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Wednesday, February 26, 2020
Dr Marina Caparini is a Senior Researcher and Director of the Governance and Society Programme at SIPRI. Her research focuses on peacebuilding and the nexus between security and development.
STOCKHOLM, May 10 2019 (IPS) - Let us be blunt: the world is in crisis. Peace, human rights, our planetary ecosystem, and our systems of conflict management and global governance are under enormous strain.
Global military expenditures reached 1.8 trillion in 2018, their highest level in real terms since the Cold War, driven by great power competition between the US and China. The ‘Doomsday clock’ is now set at 2 minutes to midnight, as the world has moved closer than ever to nuclear self-destruction as a result of US withdrawal from the Iran nuclear deal (the Joint Common Plan of Action (JPOA)), and withdrawal from the Intermediate Range Nuclear Forces (INF) Treaty, and uncertainties about North Korea’s nuclear plans.
And, buttressed by regular reports about the growing effects of global warming, rapidly declining biodiversity and the extinction of thousands of species, climate change is now widely acknowledged by citizens and experts in many countries as the world’s biggest threat.
The past decade has seen a reversal of the long-term trend of declining civil wars. According to the UN-World Bank publication Pathways to Peace, the world has seen sharp increases in the number of internal armed conflicts in the world over the past decade, most involving numerous non-state armed groups, and such conflicts are both increasingly internationalized and protracted.
Mostly as a result of conflict, some 68.5 million people are currently displaced, with the overwhelming majority of refugees residing in poor or middle-income countries. While there are often multiple, complex causes of conflict, key structural factors include weak institutions in combination with political and economic exclusion.
In developing and post-industrial states alike, factors such as growing income inequalities and the continued failure of most countries to significantly control corruption are undermining governance and faith in the ability of states and the political class to uphold the public good. Across the world we are witnessing a rise in populism rooted in anti-pluralism and exclusionary nationalist politics, attacks on the basic democratic tenets and a crisis of democracy.
With the global rolling back of human rights, there is a shrinking of civic space and dramatic decline in countries considered safe for journalists and for human rights defenders and women’s rights defenders.
And within the leading global governance bodies, such as the UN Security Council, divisions among major powers and failure in leadership to constructively address current crises in Libya, Sudan, Yemen and Venezuela are calling into question the continued credibility of such arrangements.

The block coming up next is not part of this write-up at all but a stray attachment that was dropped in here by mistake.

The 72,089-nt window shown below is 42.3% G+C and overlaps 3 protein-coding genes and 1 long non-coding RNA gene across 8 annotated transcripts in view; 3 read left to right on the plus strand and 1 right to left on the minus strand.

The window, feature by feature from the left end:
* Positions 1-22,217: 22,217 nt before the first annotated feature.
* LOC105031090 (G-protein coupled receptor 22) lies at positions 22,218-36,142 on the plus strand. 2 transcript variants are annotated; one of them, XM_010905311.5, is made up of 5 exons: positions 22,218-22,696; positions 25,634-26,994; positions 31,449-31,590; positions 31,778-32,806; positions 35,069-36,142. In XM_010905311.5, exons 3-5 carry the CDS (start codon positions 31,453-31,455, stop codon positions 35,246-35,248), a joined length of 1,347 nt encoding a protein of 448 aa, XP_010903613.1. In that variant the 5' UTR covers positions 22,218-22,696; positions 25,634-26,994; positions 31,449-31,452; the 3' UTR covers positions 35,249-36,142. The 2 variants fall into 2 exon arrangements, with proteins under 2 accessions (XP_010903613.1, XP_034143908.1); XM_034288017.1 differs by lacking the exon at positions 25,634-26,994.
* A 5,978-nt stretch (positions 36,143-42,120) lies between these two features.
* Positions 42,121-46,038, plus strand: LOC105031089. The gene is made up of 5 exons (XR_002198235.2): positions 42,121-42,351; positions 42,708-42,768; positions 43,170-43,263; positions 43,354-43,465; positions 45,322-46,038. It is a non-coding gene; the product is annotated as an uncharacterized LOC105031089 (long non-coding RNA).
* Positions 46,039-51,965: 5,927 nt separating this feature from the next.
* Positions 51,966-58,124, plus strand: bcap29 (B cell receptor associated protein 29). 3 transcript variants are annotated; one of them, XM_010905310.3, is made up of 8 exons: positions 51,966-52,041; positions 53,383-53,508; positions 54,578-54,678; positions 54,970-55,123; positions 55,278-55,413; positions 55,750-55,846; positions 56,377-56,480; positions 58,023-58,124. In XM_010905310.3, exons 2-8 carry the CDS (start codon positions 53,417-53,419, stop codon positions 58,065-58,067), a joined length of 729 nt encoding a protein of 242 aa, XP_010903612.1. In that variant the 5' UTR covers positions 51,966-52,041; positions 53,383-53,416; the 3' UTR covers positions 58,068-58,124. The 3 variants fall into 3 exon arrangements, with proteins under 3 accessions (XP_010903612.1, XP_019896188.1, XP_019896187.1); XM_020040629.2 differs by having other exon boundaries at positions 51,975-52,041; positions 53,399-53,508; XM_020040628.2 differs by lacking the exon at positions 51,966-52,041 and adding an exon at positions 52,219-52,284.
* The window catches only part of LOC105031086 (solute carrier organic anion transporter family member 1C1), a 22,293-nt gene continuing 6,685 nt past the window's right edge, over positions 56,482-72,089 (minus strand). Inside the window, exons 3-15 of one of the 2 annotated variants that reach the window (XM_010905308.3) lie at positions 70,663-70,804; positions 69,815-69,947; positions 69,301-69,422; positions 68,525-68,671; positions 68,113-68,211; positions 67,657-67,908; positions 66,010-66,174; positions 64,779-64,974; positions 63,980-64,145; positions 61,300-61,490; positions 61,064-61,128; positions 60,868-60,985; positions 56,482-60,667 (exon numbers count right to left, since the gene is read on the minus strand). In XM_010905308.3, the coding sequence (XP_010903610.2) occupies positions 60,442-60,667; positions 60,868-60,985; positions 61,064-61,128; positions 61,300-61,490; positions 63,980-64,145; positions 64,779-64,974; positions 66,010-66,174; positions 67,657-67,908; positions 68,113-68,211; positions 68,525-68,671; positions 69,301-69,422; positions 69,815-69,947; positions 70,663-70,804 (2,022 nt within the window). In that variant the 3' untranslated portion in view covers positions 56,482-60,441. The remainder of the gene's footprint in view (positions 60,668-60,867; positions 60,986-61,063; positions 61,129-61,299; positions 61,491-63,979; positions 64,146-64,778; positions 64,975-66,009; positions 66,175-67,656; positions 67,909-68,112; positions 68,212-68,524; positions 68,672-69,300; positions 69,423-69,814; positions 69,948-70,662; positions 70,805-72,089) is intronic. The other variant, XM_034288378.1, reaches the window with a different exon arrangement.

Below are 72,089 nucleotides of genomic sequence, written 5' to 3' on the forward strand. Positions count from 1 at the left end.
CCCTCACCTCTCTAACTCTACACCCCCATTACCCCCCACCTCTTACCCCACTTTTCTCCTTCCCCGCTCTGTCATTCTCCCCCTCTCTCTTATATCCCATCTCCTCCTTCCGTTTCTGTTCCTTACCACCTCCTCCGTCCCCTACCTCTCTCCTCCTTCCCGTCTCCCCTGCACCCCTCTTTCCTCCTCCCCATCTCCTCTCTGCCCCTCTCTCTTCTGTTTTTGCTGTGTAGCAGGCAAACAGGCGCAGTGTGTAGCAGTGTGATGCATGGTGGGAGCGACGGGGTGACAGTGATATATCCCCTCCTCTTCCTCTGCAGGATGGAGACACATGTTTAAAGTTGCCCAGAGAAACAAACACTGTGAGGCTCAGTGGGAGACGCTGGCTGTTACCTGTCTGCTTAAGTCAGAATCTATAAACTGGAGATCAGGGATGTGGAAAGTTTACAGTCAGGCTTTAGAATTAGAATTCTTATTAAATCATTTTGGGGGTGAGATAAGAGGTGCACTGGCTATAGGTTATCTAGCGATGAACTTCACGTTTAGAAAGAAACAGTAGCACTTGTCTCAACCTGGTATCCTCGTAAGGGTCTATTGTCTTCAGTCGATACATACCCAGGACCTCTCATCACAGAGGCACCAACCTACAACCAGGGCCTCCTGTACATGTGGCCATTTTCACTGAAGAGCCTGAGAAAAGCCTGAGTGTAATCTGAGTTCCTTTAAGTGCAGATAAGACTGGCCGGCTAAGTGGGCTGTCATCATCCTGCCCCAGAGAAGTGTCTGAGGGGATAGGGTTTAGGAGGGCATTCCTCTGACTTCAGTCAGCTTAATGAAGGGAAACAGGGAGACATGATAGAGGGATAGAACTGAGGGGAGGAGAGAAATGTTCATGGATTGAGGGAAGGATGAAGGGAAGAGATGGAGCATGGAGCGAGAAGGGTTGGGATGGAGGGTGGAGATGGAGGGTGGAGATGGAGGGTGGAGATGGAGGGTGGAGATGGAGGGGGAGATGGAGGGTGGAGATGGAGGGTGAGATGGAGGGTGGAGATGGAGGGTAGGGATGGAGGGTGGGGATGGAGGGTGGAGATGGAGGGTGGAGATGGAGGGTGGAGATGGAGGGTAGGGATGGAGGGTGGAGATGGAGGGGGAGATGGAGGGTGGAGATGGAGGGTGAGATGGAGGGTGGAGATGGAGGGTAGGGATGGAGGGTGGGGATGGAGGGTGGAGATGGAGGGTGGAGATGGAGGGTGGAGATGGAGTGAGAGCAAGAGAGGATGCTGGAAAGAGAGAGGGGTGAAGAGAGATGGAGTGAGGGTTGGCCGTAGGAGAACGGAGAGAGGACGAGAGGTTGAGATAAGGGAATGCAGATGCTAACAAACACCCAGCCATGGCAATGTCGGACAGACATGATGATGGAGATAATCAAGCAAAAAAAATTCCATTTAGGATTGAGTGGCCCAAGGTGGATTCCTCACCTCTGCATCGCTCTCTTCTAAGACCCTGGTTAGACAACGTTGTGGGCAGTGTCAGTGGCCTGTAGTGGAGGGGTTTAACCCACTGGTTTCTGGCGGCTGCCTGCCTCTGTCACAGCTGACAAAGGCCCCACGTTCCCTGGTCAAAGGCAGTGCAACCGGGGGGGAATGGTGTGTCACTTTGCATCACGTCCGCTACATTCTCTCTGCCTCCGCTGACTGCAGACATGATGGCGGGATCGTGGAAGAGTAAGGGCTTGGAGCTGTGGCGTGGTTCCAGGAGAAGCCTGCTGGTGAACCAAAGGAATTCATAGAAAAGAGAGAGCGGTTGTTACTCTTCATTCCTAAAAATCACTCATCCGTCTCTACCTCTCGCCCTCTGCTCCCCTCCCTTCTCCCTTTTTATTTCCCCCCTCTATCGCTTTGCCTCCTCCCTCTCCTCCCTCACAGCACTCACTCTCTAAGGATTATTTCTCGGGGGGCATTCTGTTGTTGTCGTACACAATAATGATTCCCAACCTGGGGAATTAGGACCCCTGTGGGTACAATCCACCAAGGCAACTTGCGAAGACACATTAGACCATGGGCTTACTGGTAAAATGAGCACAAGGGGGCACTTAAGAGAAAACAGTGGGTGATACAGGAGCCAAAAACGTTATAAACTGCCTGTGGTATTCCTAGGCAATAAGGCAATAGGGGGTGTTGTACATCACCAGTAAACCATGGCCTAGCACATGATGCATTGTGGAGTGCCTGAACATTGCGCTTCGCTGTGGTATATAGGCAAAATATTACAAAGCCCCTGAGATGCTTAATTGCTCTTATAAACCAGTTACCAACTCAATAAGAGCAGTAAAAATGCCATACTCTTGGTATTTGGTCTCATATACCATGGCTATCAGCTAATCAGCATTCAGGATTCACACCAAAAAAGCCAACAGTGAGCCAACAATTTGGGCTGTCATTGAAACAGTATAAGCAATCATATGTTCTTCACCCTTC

Within this fraught context, leading individuals from the humanitarian, development and security fields will be convening in Stockholm next week*. The Stockholm Forum on Peace and Development, cohosted by SIPRI and the Swedish Ministry of Foreign Affairs, will discuss how the world can better respond to emergencies and crises, and how it can stabilize and strengthen prospects for peace and longer term development.
By bringing together subject and regional specialists, humanitarian workers, human rights defenders, peace researchers, police and military representatives, political leaders and policy makers, the Forum seeks to stimulate essential, sometimes difficult, conversations among those who are working to support peace, rule of law and development embodied by the 2030 Agenda for Sustainable Development.
The international and professional diversity of those who will attend reflects the recognition of the need for interdisciplinary understanding of drivers of conflict, coordination across sectors and comprehensive approaches in responding to violence, hunger and injustice.
Substantial participation by representatives from the Global South reflects the need to develop truly people-centred approaches that are context specific, politically informed and locally owned. It embodies the realization that technocratic, template approaches to preventing conflict and assisting shattered states and societies are not acceptable and do not work.
With its commitment to advancing peace through evidence-based data, research and analysis, SIPRI is proud to co-host the Forum and to contribute to global efforts to find solutions to the grave problems that confront us.
*Follow the Forum Plenary live-stream on 14 and 16 May: Opening Session and High-Level Panel on Mediation: https://youtu.be/yaGj1RQOVKY Closing High-Level Panel on Inclusive Peace: https://youtu.be/ks28SC5MWhM
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